Chemist Finds New Target For the Treatment of Neurodegenerative Consequences of High Blood Sugar
High blood sugar (hyperglycemia) can cause cognitive impairment, epilepsy and other neurodegenerative disorders. The main form of glucose storage in the body is glycogen. In the brain, it is stored mainly in nerve cells, astrocytes, which are formed from various polyunsaturated fatty acids. They “communicate” with each other, releasing signalling molecules — oxylipins. Until now, it was not known what happens to oxylipins when glucose levels increase. Chemists from the RUDN University and MSU have studied how hyperglycemia affects oxylipins and proposed a new therapeutic target for the treatment of brain disorders associated with hyperglycemia.
“Hyperglycemia is associated with several complications in the brain. igh glucose exposure causes astrocyte dysregulation, but its effects on the metabolism of oxylipins are relatively unknown and therefore, constituted the focus of our work”, said Sergey Goriainov, the Head of the Laboratory of Mass Spectrometry and High-resolution NMR Spectroscopy of RUDN’s Center for Collective Use.
To compare how the oxylipin profiles in the astrocytes change with different glucose levels, scientists took astrocytes from the brain of rats and placed them in an environment with normal (5.5 mmol) and high (25 mmol) glucose concentration. The biochemists then measured the profile of oxylipins using a high-performance liquid chromatography-mass spectrometer UPLC-MS/MS. Oxylipins were divided into two groups, depending on by which enzymes they were derived from their predecessors — polyunsaturated fatty acids. Then they statistically analyzed the data.
It turned out that with high glucose, the profile of oxylipins released by astrocytes changes. In an environment with a high concentration of glucose, there were about four times more oxylipins, which were obtained by cyclooxygenase (COX). At normal sugar levels, COX-oxylipins were about five picograms per milligram, and about 20at high levels. For comparison, the level of oxylipins, derived by another enzyme (lipoxygenase, LOX), hardly changed depending on the glucose level and remained at 1-3 picograms per milligram. Scientists have concluded that COX-oxylipins may become a new direction for the treatment of brain disorders that occur due to hyperglycemia.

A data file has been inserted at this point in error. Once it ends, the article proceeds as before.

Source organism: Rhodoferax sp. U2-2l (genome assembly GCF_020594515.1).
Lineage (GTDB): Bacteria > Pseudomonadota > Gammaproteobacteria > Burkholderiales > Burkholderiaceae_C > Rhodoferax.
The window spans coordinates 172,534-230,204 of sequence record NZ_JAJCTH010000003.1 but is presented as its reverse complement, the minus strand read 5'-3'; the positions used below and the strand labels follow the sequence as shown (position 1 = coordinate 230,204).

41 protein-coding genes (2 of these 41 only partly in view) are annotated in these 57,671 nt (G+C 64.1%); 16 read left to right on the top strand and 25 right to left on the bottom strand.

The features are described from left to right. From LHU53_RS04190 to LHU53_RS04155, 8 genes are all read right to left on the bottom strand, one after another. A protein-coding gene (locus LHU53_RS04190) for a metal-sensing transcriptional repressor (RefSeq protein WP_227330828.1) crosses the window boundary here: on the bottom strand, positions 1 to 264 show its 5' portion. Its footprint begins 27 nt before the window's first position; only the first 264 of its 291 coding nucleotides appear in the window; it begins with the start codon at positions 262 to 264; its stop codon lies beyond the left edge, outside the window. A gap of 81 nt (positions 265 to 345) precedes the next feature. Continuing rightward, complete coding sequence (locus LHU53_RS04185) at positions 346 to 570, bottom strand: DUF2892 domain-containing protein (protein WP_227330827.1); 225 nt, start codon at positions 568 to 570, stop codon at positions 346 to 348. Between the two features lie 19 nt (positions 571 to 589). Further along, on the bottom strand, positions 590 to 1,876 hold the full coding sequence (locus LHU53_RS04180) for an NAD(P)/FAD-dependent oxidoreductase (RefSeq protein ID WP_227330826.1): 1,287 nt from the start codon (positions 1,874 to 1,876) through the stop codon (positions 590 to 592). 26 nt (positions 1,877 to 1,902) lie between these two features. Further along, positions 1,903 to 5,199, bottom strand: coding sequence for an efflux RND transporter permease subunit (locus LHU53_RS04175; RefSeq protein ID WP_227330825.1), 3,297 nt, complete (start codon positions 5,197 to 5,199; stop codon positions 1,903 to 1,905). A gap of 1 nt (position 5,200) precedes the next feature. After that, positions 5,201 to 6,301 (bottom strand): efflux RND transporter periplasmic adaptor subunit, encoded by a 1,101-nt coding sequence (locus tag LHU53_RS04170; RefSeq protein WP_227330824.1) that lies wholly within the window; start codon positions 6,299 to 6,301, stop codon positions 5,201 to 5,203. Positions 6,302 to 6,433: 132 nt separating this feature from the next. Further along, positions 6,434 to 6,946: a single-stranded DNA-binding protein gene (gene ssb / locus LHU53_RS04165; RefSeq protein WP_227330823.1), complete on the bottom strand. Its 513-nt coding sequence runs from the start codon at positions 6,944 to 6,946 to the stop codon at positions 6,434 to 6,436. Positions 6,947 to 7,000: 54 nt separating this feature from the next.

“The data suppose a regulation of COX-mediated oxylipin synthesis as a potential new target in the treatment of brain impairment associated with hyperglycemia”, said Sergey Goriainov, the Head of the Laboratory of Mass Spectrometry and High-resolution NMR Spectroscopy of RUDN’s Center for Collective Use.
The results are published in Metabolites.
The conference “For the sustainable development of civilization: cooperation, science, education, technology (Africa’s Pathway to 17 SDGs: an integrated approach)” opened at RUDN University*. It is attended by ministers of Sierra Leone and Ethiopia, as well as leading world scientists from Algeria, Brazil, Germany, Zambia, India, Indonesia, Morocco, Namibia, Ethiopia, South Africa and other countries.
How to make money on wastewater and turn biological mass into clean energy? What is valorization of waste and sludge? How does this process relate to sustainable development? Dr. Kumar Vinod, professor at the Department of Life Sciences at Graphic Era University (India), spoke about water without treading water.
RUDN University engineers calculated how to collect precipitation for water supply over a large area in an arid region. The results will help solve the problem of water shortages through the construction of several dams and ponds.